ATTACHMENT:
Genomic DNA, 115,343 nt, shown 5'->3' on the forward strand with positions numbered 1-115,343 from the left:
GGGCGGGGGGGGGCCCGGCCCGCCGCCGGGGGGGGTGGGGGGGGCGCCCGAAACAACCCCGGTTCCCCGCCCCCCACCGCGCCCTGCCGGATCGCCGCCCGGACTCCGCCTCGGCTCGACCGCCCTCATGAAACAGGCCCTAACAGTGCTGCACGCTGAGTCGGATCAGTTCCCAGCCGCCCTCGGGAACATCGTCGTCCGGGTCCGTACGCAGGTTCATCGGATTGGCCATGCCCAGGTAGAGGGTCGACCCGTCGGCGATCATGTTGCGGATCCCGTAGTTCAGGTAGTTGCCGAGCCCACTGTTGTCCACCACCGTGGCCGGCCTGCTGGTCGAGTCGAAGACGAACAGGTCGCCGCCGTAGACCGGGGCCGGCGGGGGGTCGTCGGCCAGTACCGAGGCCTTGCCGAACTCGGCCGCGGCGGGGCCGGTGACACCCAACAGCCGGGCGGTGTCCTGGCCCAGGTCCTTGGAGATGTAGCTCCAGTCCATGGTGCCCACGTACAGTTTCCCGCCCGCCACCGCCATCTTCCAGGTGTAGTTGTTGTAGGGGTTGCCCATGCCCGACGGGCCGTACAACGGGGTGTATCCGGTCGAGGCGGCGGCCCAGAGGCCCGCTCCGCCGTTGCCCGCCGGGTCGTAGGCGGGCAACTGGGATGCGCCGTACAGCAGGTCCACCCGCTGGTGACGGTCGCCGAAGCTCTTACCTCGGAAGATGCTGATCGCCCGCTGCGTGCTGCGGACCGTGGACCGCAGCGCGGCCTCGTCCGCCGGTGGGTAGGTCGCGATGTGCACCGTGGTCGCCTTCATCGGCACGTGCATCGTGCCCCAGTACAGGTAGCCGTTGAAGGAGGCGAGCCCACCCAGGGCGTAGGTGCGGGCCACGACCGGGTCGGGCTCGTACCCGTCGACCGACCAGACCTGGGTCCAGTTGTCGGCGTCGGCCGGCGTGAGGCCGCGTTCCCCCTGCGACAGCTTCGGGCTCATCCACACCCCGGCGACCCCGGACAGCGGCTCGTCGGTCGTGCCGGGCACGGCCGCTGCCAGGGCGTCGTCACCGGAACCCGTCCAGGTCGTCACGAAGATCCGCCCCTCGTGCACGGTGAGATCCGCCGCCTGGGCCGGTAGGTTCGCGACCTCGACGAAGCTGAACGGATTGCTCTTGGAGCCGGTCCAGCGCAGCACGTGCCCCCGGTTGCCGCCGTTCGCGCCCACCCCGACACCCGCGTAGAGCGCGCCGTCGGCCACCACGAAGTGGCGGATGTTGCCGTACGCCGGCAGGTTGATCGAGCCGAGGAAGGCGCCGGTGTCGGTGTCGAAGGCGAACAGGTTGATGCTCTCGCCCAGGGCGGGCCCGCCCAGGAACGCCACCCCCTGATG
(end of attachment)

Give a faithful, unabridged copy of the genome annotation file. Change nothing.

Genomic DNA, 115,343 nt, shown 5'->3' on the forward strand with positions numbered 1-115,343 from the left:
GGGCGGGGGGGGGCCCGGCCCGCCGCCGGGGGGGGTGGGGGGGGCGCCCGAAACAACCCCGGTTCCCCGCCCCCCACCGCGCCCTGCCGGATCGCCGCCCGGACTCCGCCTCGGCTCGACCGCCCTCATGAAACAGGCCCTAACAGTGCTGCACGCTGAGTCGGATCAGTTCCCAGCCGCCCTCGGGAACATCGTCGTCCGGGTCCGTACGCAGGTTCATCGGATTGGCCATGCCCAGGTAGAGGGTCGACCCGTCGGCGATCATGTTGCGGATCCCGTAGTTCAGGTAGTTGCCGAGCCCACTGTTGTCCACCACCGTGGCCGGCCTGCTGGTCGAGTCGAAGACGAACAGGTCGCCGCCGTAGACCGGGGCCGGCGGGGGGTCGTCGGCCAGTACCGAGGCCTTGCCGAACTCGGCCGCGGCGGGGCCGGTGACACCCAACAGCCGGGCGGTGTCCTGGCCCAGGTCCTTGGAGATGTAGCTCCAGTCCATGGTGCCCACGTACAGTTTCCCGCCCGCCACCGCCATCTTCCAGGTGTAGTTGTTGTAGGGGTTGCCCATGCCCGACGGGCCGTACAACGGGGTGTATCCGGTCGAGGCGGCGGCCCAGAGGCCCGCTCCGCCGTTGCCCGCCGGGTCGTAGGCGGGCAACTGGGATGCGCCGTACAGCAGGTCCACCCGCTGGTGACGGTCGCCGAAGCTCTTACCTCGGAAGATGCTGATCGCCCGCTGCGTGCTGCGGACCGTGGACCGCAGCGCGGCCTCGTCCGCCGGTGGGTAGGTCGCGATGTGCACCGTGGTCGCCTTCATCGGCACGTGCATCGTGCCCCAGTACAGGTAGCCGTTGAAGGAGGCGAGCCCACCCAGGGCGTAGGTGCGGGCCACGACCGGGTCGGGCTCGTACCCGTCGACCGACCAGACCTGGGTCCAGTTGTCGGCGTCGGCCGGCGTGAGGCCGCGTTCCCCCTGCGACAGCTTCGGGCTCATCCACACCCCGGCGACCCCGGACAGCGGCTCGTCGGTCGTGCCGGGCACGGCCGCTGCCAGGGCGTCGTCACCGGAACCCGTCCAGGTCGTCACGAAGATCCGCCCCTCGTGCACGGTGAGATCCGCCGCCTGGGCCGGTAGGTTCGCGACCTCGACGAAGCTGAACGGATTGCTCTTGGAGCCGGTCCAGCGCAGCACGTGCCCCCGGTTGCCGCCGTTCGCGCCCACCCCGACACCCGCGTAGAGCGCGCCGTCGGCCACCACGAAGTGGCGGATGTTGCCGTACGCCGGCAGGTTGATCGAGCCGAGGAAGGCGCCGGTGTCGGTGTCGAAGGCGAACAGGTTGATGCTCTCGCCCAGGGCGGGCCCGCCCAGGAACGCCACCCCCTGATG